Never a DULL Moment
 How to Avoid Costly Data Recovery


                              RMOUG QEW
                         ...
Who am I?
Daniel Fink
  Oracle DBA since 1996
  Diagnosis, Optimization, Data Recovery and
  Training
  Member of Oak Tabl...
Agenda
  DULs
  Recoveries
  Case Studies
      Worst Practices
      Best Practices

Some case studies provided by Kurt V...
Never a DULL Moment
DUL – Data UnLoader
  Extract data from a down database
Option of last resort
  Downtime
  Expensive
 ...
Why do you need a DUL?
Seed
 Incorrect Configurations
 Poor Policies/Procedures
 Inflexible Processes
 Lack of Security
Tr...
Bullet Proof Backups
Simply don’t exist
  There will always be a point of failure
Keep it simple, but thorough
  Added com...
An Unrecovered Backup
Is No Backup At ALL!
Recovery is Job One
 “Contrary to common opinion, a DBA does not have a
 respon...
Audience Participation
Today
 Did you check your backup log?
This Week/Month
 Did you check the backup process?
 Did you r...
Best Core Practices
Find Recovery Opportunities
  Environment Refreshes
  Upgrade/Patch Testing
  Disaster Recovery Traini...
Best Core Practices
You have known, good processes
 This does not mean every backup is good
 Always test after any changes...
Best Core Practices
Prevention
  Audits
  Implementation Checklists
Find Opportunities to Recover
  Refreshes
  DBA sandbo...
Case Studies
Situation
  Summary of the issue
Seed
  A condtion that is present
Trigger
  An event that causes the failure...
“Hot” Backups
Files were not being properly backed up
Seed
  DBA did not understand how files were managed
  Backup the fi...
Best Practice
Basic Oracle, Backup and Recovery
knowledge
  Oracle Documentation
  DBA Training
Good backup process
No Backup
No backup for production
Seed
 Backups not set up
Trigger
 Media failure
Red Flag
 Production use of a database ...
Best Practice
Backups are part of the implementation
check off/hand over
Test Recovery before implementation
A backup that may work
Backup set does not encapsulate full recovery
set
Seed
  Custom script does not include all command...
Best Practice
Custom scripts require complete
knowledge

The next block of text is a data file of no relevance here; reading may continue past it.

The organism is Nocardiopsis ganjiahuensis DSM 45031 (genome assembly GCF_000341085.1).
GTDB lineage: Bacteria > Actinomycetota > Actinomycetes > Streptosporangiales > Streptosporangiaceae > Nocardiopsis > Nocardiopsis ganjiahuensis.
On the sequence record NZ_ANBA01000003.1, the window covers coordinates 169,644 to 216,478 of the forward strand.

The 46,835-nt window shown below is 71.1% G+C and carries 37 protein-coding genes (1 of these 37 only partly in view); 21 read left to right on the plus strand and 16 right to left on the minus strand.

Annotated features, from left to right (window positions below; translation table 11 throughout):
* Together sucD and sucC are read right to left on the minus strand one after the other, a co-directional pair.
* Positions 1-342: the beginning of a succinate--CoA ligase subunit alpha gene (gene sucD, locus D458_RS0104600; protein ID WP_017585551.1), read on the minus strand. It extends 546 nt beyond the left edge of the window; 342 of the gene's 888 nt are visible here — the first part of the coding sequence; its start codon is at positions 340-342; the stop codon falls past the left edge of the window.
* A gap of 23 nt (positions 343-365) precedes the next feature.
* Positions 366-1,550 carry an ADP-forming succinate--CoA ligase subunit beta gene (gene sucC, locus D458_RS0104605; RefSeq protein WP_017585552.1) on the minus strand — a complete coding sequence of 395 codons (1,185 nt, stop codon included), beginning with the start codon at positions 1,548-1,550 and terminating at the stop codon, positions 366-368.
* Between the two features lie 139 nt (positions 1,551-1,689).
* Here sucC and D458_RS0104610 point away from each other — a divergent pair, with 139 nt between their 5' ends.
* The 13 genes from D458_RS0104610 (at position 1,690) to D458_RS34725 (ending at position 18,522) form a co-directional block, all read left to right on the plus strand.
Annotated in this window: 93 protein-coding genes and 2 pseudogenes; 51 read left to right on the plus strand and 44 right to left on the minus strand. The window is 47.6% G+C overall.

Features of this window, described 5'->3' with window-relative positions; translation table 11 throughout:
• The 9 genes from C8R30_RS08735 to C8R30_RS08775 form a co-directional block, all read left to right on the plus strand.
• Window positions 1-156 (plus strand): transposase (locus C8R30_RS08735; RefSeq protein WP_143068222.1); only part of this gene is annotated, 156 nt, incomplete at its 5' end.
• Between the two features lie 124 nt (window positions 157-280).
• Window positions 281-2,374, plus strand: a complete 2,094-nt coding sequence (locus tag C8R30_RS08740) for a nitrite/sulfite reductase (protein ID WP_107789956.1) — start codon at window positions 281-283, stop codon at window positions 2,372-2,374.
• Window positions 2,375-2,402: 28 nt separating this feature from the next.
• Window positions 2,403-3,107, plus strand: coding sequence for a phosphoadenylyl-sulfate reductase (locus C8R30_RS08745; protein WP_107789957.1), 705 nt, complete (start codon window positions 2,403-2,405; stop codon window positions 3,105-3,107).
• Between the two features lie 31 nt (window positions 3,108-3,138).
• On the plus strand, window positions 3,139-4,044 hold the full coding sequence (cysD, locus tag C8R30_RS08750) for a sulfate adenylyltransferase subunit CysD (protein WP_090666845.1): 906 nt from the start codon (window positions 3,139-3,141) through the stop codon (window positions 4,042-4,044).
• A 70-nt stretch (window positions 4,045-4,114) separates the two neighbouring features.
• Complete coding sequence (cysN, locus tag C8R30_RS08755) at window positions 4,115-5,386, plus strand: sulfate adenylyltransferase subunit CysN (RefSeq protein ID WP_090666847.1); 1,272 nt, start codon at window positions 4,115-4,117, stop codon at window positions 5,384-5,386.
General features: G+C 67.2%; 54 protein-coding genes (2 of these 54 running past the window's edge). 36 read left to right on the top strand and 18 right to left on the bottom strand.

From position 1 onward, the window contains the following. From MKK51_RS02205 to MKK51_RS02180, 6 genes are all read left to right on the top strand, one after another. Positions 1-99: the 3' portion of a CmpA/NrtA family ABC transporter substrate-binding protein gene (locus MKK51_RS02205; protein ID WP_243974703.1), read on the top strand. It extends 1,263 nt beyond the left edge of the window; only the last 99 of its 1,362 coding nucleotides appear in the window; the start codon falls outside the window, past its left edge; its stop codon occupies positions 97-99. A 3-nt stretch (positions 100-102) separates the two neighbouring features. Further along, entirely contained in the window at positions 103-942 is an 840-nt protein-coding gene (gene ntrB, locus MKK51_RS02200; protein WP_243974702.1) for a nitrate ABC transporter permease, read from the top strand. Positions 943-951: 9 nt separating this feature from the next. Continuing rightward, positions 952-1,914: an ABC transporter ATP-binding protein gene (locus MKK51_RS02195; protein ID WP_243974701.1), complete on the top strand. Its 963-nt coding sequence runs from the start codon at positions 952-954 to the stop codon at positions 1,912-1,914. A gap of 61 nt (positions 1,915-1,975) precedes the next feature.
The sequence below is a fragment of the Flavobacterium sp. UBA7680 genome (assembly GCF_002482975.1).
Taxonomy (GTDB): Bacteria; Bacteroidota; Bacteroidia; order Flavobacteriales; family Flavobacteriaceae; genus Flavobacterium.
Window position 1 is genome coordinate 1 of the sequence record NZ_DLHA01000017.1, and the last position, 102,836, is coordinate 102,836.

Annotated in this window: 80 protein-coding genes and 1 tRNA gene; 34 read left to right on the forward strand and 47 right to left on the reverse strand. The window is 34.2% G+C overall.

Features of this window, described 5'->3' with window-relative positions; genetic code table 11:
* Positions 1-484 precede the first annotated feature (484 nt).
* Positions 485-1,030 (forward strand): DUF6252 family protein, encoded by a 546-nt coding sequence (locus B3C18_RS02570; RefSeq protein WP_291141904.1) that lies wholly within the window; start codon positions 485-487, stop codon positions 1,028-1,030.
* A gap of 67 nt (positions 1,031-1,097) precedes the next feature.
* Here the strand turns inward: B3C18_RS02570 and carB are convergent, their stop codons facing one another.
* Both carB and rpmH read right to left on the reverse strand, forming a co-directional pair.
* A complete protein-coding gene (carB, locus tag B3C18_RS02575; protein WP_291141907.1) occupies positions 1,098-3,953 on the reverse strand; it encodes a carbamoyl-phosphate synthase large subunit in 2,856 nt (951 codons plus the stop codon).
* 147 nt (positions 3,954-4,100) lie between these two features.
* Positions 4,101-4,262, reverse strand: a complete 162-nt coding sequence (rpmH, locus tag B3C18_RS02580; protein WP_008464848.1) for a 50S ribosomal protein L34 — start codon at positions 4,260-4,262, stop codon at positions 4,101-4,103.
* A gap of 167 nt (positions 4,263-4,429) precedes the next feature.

Full backup set
  Command sequence
Every backup set should be se...
Known Bad Backup
Archived redo logs were known to be corrupt
Seed
  Bug in Oracle caused corrupt archived redo logs
  Appl...
Best Practice
Be careful of complicated application
architectures
Have the political will to do the right
thing
Find an in...
User not in the Specs
User level export as only backup
Seed
  User added to database, but not script
Trigger
  Media failu...
Best Practice
If you are responsible for the database,
for recovery of the database…you are
responsible for the backup!
  ...
You are…the weakest link
Improper tape management
Seed
 Unskilled, unmotivated operations personnel
Trigger
 Anything…
Red...
Best Practice
If you are responsible for the database,
for recovery of the database…you are
responsible for the backup!
Yo...
We can just Reload
Data warehouse recovery strategy was
to reload
Seed
 Database grew, but backup strategy did not
Trigger...
Best Practice
Periodically revisit non-standard backup
strategies
Better yet…avoid non-standard backup
strategies
We don’t need no stinkin’
     SYSTEM tablespace
Default installation on local drive with
additional datafiles on external...
Best Practice
Properly plan and install databases
Verify that all needed parts of the
database are being backed up
  Witho...
Security
Table is dropped in production
Seed
  Improper security
  Invalid Backups
Trigger
  Wrong environment
  Wrong act...
Best Practice
Appropriate Architecture and Policies
  Schema owner logins
  Non-database tier authentication
Security Audi...
It’s Hammer Time!
Disks failed and user level export was
incomplete
Seed
  Known bad hardware
  Exports not dynamic
Trigge...
Best Practice
DON’T USE A HAMMER!!!!!
Use dynamic scripting techniques
  Backups
  Exports
Validate scripting
SOX and Recoveries
7 years of data
Could you recover a 7 year old backup?
  2001 – Oracle 9i introduced
    Most systems 7...